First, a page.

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Clubfoot is a musculoskeletal birth defect characterized by an inward twisting of an infant’s feet. Currently, a series of casts are used to correct the clubfoot, and a boots-and-bar brace is used to maintain the correction. However, this method has concerns with compliance, comfort, and social stigma. Hope Walks and their clinic in Kijabe, Kenya are interested in implementing a new maintenance brace that addresses these concerns. Mr. Jerald Cunningham, CPO, designed and is utilizing a unilateral clubfoot maintenance brace called the Cunningham Clubfoot Brace. He asserts his brace reduces treatment time, lessens social stigma, and increases child mobility. However, to date, there is not enough published research on its biomechanics and patient success rates to confirm his findings.

The Cunningham Clubfoot Brace Collaboratory project seeks to validate the effectiveness of the Cunningham design through biomedical testing and increase brace availability through sustainable manufacturing. To do this, the team is measuring the biomechanical forces applied by the brace with multiple force sensor systems and an infant foot model. The team is assisting Mr. Cunningham in his plans to use injection molding to increase brace production by scanning and creating CAD files of the brace. The team is also completing a failure and reuse analysis of the Cunningham Brace for the clinic in Kijabe. Furthermore, the ongoing clinical study at CURE International's hospital in Kijabe, Kenya, and Dr. Emily Farrar’s research paper will provide greater insight into the effectiveness of the Cunningham Brace. These collaborative efforts will allow for further understanding of the effectiveness of the Cunningham Brace and its acceptance as an alternative clubfoot maintenance brace.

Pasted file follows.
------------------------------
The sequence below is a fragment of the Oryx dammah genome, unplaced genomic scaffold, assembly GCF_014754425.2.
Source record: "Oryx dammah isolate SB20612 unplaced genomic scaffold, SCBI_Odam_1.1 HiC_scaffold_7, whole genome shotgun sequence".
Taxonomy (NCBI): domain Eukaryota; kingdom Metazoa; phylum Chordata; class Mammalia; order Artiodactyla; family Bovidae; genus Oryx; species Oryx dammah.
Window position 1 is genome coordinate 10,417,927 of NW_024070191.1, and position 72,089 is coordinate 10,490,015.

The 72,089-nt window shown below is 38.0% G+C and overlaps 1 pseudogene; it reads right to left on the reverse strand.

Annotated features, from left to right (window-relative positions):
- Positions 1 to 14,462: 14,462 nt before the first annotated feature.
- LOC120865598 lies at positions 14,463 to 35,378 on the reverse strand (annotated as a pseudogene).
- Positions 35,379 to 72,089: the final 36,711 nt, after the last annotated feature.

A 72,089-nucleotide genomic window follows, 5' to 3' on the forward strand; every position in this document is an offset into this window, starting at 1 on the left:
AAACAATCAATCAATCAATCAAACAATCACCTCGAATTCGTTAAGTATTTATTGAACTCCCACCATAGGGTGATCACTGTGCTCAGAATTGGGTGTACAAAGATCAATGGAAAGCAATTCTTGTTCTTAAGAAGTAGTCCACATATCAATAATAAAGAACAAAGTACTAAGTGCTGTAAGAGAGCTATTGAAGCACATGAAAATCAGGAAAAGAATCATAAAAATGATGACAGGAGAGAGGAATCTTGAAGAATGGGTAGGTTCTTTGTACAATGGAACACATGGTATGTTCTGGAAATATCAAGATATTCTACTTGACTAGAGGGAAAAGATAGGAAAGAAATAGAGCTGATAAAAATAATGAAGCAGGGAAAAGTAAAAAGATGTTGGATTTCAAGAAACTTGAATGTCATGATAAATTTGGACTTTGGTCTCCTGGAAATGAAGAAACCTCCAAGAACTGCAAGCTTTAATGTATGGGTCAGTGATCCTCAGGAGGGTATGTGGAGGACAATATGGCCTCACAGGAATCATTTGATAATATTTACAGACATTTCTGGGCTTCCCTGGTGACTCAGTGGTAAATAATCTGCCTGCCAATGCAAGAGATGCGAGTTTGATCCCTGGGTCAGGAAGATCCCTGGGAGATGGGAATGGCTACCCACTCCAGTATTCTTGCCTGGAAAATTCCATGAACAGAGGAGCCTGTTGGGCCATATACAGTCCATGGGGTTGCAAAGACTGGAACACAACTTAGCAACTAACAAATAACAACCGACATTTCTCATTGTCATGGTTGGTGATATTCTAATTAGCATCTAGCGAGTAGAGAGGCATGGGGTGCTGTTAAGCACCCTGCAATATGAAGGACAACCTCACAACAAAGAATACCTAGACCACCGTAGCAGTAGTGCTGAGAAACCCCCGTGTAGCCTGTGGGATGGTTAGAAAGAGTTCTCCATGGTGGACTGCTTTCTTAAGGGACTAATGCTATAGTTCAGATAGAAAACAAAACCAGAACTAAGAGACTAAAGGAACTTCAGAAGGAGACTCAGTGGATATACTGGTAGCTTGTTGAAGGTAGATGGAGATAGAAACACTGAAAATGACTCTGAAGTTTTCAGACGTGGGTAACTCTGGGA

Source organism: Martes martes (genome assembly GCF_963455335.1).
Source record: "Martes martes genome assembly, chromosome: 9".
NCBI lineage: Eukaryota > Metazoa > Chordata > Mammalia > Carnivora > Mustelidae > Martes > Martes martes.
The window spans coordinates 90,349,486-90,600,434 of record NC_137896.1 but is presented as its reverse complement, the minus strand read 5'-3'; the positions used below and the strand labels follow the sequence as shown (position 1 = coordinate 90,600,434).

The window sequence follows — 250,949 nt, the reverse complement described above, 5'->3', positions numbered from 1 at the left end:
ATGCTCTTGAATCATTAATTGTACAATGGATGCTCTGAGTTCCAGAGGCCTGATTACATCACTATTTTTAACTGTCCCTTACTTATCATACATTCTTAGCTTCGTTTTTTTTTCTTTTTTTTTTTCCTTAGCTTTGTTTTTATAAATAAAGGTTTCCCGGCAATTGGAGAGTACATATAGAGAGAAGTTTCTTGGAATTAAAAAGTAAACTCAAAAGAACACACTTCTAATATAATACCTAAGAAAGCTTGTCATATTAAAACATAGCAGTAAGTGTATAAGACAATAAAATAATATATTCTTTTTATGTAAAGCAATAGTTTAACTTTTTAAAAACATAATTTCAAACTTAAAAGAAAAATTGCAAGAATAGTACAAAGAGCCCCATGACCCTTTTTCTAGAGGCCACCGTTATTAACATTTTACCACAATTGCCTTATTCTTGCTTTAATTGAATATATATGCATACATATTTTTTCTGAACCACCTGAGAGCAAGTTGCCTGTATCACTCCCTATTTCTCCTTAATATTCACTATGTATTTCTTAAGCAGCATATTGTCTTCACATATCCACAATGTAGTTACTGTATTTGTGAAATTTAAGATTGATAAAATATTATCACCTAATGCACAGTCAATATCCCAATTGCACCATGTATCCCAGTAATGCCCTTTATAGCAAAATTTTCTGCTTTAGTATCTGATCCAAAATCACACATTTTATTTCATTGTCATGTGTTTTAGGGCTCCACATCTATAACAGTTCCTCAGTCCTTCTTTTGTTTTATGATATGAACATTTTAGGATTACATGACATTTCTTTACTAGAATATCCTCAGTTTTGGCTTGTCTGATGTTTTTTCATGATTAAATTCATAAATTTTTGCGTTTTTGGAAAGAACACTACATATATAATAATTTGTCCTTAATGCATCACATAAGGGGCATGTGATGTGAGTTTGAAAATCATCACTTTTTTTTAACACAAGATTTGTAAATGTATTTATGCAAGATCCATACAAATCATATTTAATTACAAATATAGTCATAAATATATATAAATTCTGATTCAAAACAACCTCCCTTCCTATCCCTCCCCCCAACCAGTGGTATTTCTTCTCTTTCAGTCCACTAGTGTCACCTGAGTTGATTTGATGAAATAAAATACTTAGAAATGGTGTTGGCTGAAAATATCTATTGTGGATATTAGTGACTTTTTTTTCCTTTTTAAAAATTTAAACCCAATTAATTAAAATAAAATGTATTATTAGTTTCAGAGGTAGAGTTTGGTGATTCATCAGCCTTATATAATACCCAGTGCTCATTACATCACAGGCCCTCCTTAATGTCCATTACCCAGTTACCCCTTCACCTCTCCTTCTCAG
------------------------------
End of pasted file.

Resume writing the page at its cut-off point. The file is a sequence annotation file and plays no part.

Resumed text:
Publication Date

Spring 2021


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The work presented in this document has been provided solely for educational and edification purposes. All materials are composed by students of Messiah University and are not certified by any means. They do not constitute professional consultation and require the examination and evaluation by a certified engineer through any product development process. The contents documented are the produced work by the student design team but do not necessarily represent the as-built or as-assembled state of a complete and tested design; faculty, staff, and other professionals involved in our program may have augmented the student engineering work during implementation, which may not be recorded within this document.

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Force Characterization and Manufacturing of a Dynamic Unilateral Clubfoot Brace

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